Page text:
# string matching algorithm

Discussion in 'Ruby' started by David Weldon, Nov 24, 2007.

1. ### David WeldonGuest

Problem: 1 million+ strings (Set A) need to be matched with 1 million+
substrings (Set B). For example:

Set A =
iliketotraveltohawaii
travelmagazine

Set B =
travel
hawaii

A(1,2) match "travel"
A(1) matches "hawaii"

What is the best approach to take with this problem? I have tried using
ferret:

http://www.ruby-forum.com/topic/132772

Indexing is fast, but search is very slow. I think ferret could be a
good choice if I had the substrings split out so iliketotraveltohawaii
-> "i like to travel to hawaii". I have a solution to this problem but
it can't be trusted with misspellings (that's an entirely different
forum topic). Is there something obvious that I'm missing here?
--
Posted via http://www.ruby-forum.com/.

David Weldon, Nov 24, 2007

2. ### Axel EtzoldGuest

-------- Original-Nachricht --------
> Datum: Sun, 25 Nov 2007 07:40:50 +0900
> Von: David Weldon <>
> An:
> Betreff: string matching algorithm

> Problem: 1 million+ strings (Set A) need to be matched with 1 million+
> substrings (Set B). For example:
>
> Set A =
> iliketotraveltohawaii
> travelmagazine
>
> Set B =
> travel
> hawaii
>
> A(1,2) match "travel"
> A(1) matches "hawaii"
>
> What is the best approach to take with this problem? I have tried using
> ferret:
>
> http://www.ruby-forum.com/topic/132772
>
> Indexing is fast, but search is very slow. I think ferret could be a
> good choice if I had the substrings split out so iliketotraveltohawaii
> -> "i like to travel to hawaii". I have a solution to this problem but
> it can't be trusted with misspellings (that's an entirely different
> forum topic). Is there something obvious that I'm missing here?
> --
> Posted via http://www.ruby-forum.com/.

Dear David,

just curious: how fast is Array#grep ?

a=%w[liketotraveltohawaii travelmagazine]
b=%w[travel hawaii]

b.each_with_index{|x,i|
if a.grep(x)
puts 'entry ' + i.to_s + ' in Array a matches ' + x
end
}

Best regards,

Axel
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Axel Etzold, Nov 24, 2007

3. ### Axel EtzoldGuest

-------- Original-Nachricht --------
> Datum: Sun, 25 Nov 2007 07:40:50 +0900
> Von: David Weldon <>
> An:
> Betreff: string matching algorithm

> Problem: 1 million+ strings (Set A) need to be matched with 1 million+
> substrings (Set B). For example:
>
> Set A =
> iliketotraveltohawaii
> travelmagazine
>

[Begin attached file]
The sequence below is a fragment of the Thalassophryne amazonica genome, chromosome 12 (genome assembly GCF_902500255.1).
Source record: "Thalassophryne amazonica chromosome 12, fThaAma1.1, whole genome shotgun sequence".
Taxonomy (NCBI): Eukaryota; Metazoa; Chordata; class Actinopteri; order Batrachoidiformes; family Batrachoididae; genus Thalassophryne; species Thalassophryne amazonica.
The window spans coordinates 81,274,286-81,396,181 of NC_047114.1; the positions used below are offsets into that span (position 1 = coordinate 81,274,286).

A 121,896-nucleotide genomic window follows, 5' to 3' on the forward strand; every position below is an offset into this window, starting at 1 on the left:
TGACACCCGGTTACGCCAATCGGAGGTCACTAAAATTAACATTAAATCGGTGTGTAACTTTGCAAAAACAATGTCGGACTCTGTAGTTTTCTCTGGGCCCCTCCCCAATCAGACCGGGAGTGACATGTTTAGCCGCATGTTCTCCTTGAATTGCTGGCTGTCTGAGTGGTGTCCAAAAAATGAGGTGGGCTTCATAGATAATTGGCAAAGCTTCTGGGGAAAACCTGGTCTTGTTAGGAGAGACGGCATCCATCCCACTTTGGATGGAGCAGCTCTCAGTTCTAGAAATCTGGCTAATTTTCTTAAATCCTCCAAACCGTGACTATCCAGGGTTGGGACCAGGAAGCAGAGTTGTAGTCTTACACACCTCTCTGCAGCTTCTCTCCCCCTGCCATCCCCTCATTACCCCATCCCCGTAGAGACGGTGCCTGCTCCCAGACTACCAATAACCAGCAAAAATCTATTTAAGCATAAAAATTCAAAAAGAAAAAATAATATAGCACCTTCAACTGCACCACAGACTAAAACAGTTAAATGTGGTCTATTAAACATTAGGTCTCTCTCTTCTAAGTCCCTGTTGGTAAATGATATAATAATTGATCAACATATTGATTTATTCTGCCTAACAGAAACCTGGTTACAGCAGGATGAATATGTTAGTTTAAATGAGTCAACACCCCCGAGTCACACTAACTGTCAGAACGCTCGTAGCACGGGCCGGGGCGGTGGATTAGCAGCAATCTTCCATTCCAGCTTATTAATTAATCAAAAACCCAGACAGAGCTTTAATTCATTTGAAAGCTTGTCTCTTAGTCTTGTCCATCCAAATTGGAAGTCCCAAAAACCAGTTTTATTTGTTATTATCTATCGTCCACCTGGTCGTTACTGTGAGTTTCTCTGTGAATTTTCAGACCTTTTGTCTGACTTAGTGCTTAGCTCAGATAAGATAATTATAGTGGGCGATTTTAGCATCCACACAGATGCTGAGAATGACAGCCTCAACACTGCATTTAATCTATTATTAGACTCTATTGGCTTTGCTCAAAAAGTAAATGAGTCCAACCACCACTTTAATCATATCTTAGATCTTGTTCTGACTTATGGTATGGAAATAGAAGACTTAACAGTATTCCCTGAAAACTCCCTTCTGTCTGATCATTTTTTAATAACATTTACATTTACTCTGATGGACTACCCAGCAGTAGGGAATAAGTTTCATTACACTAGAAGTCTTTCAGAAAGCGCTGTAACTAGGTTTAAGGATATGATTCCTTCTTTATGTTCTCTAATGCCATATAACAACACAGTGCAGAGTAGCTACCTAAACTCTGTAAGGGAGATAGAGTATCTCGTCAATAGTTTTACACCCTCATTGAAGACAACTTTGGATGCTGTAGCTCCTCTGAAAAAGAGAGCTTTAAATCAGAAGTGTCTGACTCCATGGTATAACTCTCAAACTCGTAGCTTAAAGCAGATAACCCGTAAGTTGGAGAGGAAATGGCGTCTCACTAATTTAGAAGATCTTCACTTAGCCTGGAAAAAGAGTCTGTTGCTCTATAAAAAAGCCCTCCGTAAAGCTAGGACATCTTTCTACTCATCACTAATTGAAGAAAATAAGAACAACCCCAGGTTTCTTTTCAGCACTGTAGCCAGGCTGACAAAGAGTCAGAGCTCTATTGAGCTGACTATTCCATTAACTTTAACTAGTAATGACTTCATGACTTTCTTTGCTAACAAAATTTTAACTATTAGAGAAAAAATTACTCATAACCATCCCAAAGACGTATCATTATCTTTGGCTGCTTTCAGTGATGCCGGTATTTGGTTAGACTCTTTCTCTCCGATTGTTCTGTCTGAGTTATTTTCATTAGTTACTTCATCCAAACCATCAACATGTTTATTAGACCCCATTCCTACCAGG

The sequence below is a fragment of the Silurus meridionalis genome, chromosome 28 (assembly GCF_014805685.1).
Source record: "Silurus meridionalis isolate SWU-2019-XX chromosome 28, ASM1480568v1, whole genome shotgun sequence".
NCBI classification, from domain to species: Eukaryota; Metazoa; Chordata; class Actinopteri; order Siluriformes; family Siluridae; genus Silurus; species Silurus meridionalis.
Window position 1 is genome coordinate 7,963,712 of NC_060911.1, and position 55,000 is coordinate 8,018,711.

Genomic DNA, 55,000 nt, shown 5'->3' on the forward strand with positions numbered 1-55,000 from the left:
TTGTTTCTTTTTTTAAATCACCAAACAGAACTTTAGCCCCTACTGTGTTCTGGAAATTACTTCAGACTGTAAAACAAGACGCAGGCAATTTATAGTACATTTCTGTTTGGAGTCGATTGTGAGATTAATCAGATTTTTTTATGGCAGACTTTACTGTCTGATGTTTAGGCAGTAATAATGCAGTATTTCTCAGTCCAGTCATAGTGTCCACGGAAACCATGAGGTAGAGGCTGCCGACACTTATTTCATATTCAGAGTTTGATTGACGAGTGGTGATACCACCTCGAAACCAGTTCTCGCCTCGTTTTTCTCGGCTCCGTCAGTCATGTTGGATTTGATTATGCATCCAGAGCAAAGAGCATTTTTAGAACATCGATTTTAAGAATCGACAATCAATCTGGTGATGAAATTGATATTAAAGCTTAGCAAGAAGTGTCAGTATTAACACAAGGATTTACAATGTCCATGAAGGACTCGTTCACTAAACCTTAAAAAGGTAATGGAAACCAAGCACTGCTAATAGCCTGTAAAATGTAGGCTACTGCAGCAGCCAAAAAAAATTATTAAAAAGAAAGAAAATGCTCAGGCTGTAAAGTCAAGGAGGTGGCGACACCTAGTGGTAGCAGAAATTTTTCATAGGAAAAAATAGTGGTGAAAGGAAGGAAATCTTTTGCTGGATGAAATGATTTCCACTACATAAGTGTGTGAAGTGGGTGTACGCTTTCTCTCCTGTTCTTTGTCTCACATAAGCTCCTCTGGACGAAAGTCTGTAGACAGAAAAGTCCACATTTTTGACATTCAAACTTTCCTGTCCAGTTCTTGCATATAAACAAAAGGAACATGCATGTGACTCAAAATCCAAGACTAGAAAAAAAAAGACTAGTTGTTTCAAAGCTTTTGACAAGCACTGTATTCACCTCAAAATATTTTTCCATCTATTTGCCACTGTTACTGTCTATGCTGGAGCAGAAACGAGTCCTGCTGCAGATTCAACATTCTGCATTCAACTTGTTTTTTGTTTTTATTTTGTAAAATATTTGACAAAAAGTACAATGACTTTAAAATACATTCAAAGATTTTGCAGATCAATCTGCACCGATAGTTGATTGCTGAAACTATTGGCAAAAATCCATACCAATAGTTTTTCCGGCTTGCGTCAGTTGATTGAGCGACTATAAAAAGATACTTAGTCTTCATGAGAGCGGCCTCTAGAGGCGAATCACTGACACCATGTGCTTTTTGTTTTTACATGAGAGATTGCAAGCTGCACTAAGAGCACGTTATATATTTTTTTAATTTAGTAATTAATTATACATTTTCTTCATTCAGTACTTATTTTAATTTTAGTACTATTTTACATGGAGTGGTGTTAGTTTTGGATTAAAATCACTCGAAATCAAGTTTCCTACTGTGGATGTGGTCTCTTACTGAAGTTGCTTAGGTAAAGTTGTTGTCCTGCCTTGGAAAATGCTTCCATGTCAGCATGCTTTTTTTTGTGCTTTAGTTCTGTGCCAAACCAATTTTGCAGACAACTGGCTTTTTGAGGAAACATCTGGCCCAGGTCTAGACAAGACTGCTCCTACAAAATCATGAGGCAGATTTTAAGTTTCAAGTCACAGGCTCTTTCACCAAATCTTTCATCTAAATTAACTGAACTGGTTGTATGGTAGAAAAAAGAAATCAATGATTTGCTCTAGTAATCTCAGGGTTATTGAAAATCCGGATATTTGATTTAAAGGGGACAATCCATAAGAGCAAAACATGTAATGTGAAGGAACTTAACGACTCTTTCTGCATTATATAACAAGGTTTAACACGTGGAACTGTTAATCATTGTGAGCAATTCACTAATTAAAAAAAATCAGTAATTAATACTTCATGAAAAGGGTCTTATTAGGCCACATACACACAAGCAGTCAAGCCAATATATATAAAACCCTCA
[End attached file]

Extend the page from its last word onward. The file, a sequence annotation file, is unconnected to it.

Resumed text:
> Set B =
> travel
> hawaii
>
> A(1,2) match "travel"
> A(1) matches "hawaii"
>
> What is the best approach to take with this problem? I have tried using
> ferret:
>
> http://www.ruby-forum.com/topic/132772
>
> Indexing is fast, but search is very slow. I think ferret could be a
> good choice if I had the substrings split out so iliketotraveltohawaii
> -> "i like to travel to hawaii". I have a solution to this problem but
> it can't be trusted with misspellings (that's an entirely different
> forum topic). Is there something obvious that I'm missing here?
> --
> Posted via http://www.ruby-forum.com/.

Dear David,

sorry, the last post wasn't correct. I mean:

a=%w[liketotraveltohawaii travelmagazine]
b=%w[travel hawaii]

b.each_with_index{|x,i|
a.each{|y|
if y.grep(x)
puts 'entry ' + y + ' in Array a contains ' + x
end
}
}

Best regards,

Axel

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Axel Etzold, Nov 24, 2007
4. ### Alex YoungGuest

David Weldon wrote:
> Problem: 1 million+ strings (Set A) need to be matched with 1 million+
> substrings (Set B). For example:
>
> Set A =
> iliketotraveltohawaii
> travelmagazine
>
> Set B =
> travel
> hawaii
>
> A(1,2) match "travel"
> A(1) matches "hawaii"
>
> What is the best approach to take with this problem?

Bloom filters? It's the fastest thing I can think of.

--
Alex

Alex Young, Nov 25, 2007
5. ### David WeldonGuest

I think I'm going to end up answering my own question here. I tried a
bloom filter kind of approach and various grep schemes. None of which
scaled well to large data sets. So far my best solution has been to use
Ferret and index on trigrams instead of unigrams like I was doing
before. That sped up my search by ~100x. I'm open to other ideas if
anyone has them, but for now this should be fast enough.
--
Posted via http://www.ruby-forum.com/.

David Weldon, Nov 25, 2007